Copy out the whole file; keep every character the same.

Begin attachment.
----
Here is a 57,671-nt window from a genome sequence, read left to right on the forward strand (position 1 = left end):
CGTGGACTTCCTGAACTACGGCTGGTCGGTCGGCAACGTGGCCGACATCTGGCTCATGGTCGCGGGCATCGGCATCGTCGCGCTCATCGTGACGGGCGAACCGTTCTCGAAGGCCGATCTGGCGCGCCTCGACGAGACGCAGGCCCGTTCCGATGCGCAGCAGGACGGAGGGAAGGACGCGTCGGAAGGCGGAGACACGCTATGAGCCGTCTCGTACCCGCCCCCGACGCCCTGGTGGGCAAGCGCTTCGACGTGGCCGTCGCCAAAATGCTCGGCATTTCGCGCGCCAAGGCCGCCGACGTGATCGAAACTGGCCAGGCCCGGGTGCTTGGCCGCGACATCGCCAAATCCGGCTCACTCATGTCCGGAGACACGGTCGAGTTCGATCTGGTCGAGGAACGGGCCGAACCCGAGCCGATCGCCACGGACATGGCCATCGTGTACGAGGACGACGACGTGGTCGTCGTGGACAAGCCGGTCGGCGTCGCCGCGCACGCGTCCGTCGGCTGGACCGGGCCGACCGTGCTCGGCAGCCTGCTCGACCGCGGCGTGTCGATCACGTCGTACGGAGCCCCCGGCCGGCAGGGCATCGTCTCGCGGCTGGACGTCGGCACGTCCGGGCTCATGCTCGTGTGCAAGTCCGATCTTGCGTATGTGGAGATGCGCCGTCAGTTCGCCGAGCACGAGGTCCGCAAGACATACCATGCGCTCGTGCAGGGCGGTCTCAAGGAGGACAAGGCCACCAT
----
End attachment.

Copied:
Here is a 57,671-nt window from a genome sequence, read left to right on the forward strand (position 1 = left end):
CGTGGACTTCCTGAACTACGGCTGGTCGGTCGGCAACGTGGCCGACATCTGGCTCATGGTCGCGGGCATCGGCATCGTCGCGCTCATCGTGACGGGCGAACCGTTCTCGAAGGCCGATCTGGCGCGCCTCGACGAGACGCAGGCCCGTTCCGATGCGCAGCAGGACGGAGGGAAGGACGCGTCGGAAGGCGGAGACACGCTATGAGCCGTCTCGTACCCGCCCCCGACGCCCTGGTGGGCAAGCGCTTCGACGTGGCCGTCGCCAAAATGCTCGGCATTTCGCGCGCCAAGGCCGCCGACGTGATCGAAACTGGCCAGGCCCGGGTGCTTGGCCGCGACATCGCCAAATCCGGCTCACTCATGTCCGGAGACACGGTCGAGTTCGATCTGGTCGAGGAACGGGCCGAACCCGAGCCGATCGCCACGGACATGGCCATCGTGTACGAGGACGACGACGTGGTCGTCGTGGACAAGCCGGTCGGCGTCGCCGCGCACGCGTCCGTCGGCTGGACCGGGCCGACCGTGCTCGGCAGCCTGCTCGACCGCGGCGTGTCGATCACGTCGTACGGAGCCCCCGGCCGGCAGGGCATCGTCTCGCGGCTGGACGTCGGCACGTCCGGGCTCATGCTCGTGTGCAAGTCCGATCTTGCGTATGTGGAGATGCGCCGTCAGTTCGCCGAGCACGAGGTCCGCAAGACATACCATGCGCTCGTGCAGGGCGGTCTCAAGGAGGACAAGGCCACCAT